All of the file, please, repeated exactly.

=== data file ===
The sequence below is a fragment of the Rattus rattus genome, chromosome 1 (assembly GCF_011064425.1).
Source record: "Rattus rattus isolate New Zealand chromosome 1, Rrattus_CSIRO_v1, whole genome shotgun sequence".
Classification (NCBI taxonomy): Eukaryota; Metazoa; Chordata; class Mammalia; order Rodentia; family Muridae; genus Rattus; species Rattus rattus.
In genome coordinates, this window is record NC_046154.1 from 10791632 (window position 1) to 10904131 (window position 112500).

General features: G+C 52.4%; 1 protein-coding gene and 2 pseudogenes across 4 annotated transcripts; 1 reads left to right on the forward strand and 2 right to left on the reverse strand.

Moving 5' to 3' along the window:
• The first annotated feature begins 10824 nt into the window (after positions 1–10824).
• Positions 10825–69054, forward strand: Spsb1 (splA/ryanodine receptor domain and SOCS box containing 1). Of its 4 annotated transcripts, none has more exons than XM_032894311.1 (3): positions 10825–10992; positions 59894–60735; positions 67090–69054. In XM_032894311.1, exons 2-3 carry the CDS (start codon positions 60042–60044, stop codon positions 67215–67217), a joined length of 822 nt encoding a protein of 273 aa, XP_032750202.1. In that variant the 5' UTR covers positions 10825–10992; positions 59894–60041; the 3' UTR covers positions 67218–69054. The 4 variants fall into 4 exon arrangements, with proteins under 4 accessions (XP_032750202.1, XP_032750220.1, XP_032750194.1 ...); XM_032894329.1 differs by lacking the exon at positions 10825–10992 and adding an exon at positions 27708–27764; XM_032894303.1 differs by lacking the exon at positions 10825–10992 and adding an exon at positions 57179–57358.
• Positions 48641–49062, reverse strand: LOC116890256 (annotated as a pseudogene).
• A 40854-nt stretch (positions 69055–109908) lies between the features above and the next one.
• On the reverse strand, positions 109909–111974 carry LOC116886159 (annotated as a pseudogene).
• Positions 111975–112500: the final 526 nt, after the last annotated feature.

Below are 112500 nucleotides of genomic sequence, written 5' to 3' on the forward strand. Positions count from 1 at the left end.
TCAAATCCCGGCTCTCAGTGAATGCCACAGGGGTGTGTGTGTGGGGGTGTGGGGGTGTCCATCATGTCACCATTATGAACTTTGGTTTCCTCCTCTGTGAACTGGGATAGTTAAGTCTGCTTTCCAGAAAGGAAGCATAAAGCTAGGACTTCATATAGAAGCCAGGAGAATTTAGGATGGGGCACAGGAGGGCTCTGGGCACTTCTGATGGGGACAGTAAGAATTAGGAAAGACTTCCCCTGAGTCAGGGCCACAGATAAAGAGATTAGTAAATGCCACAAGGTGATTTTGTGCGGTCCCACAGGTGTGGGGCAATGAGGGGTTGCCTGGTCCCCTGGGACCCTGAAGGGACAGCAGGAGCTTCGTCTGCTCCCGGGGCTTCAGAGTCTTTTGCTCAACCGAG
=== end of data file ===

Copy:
The sequence below is a fragment of the Rattus rattus genome, chromosome 1 (assembly GCF_011064425.1).
Source record: "Rattus rattus isolate New Zealand chromosome 1, Rrattus_CSIRO_v1, whole genome shotgun sequence".
Classification (NCBI taxonomy): Eukaryota; Metazoa; Chordata; class Mammalia; order Rodentia; family Muridae; genus Rattus; species Rattus rattus.
In genome coordinates, this window is record NC_046154.1 from 10791632 (window position 1) to 10904131 (window position 112500).

General features: G+C 52.4%; 1 protein-coding gene and 2 pseudogenes across 4 annotated transcripts; 1 reads left to right on the forward strand and 2 right to left on the reverse strand.

Moving 5' to 3' along the window:
• The first annotated feature begins 10824 nt into the window (after positions 1–10824).
• Positions 10825–69054, forward strand: Spsb1 (splA/ryanodine receptor domain and SOCS box containing 1). Of its 4 annotated transcripts, none has more exons than XM_032894311.1 (3): positions 10825–10992; positions 59894–60735; positions 67090–69054. In XM_032894311.1, exons 2-3 carry the CDS (start codon positions 60042–60044, stop codon positions 67215–67217), a joined length of 822 nt encoding a protein of 273 aa, XP_032750202.1. In that variant the 5' UTR covers positions 10825–10992; positions 59894–60041; the 3' UTR covers positions 67218–69054. The 4 variants fall into 4 exon arrangements, with proteins under 4 accessions (XP_032750202.1, XP_032750220.1, XP_032750194.1 ...); XM_032894329.1 differs by lacking the exon at positions 10825–10992 and adding an exon at positions 27708–27764; XM_032894303.1 differs by lacking the exon at positions 10825–10992 and adding an exon at positions 57179–57358.
• Positions 48641–49062, reverse strand: LOC116890256 (annotated as a pseudogene).
• A 40854-nt stretch (positions 69055–109908) lies between the features above and the next one.
• On the reverse strand, positions 109909–111974 carry LOC116886159 (annotated as a pseudogene).
• Positions 111975–112500: the final 526 nt, after the last annotated feature.

Below are 112500 nucleotides of genomic sequence, written 5' to 3' on the forward strand. Positions count from 1 at the left end.
TCAAATCCCGGCTCTCAGTGAATGCCACAGGGGTGTGTGTGTGGGGGTGTGGGGGTGTCCATCATGTCACCATTATGAACTTTGGTTTCCTCCTCTGTGAACTGGGATAGTTAAGTCTGCTTTCCAGAAAGGAAGCATAAAGCTAGGACTTCATATAGAAGCCAGGAGAATTTAGGATGGGGCACAGGAGGGCTCTGGGCACTTCTGATGGGGACAGTAAGAATTAGGAAAGACTTCCCCTGAGTCAGGGCCACAGATAAAGAGATTAGTAAATGCCACAAGGTGATTTTGTGCGGTCCCACAGGTGTGGGGCAATGAGGGGTTGCCTGGTCCCCTGGGACCCTGAAGGGACAGCAGGAGCTTCGTCTGCTCCCGGGGCTTCAGAGTCTTTTGCTCAACCGAG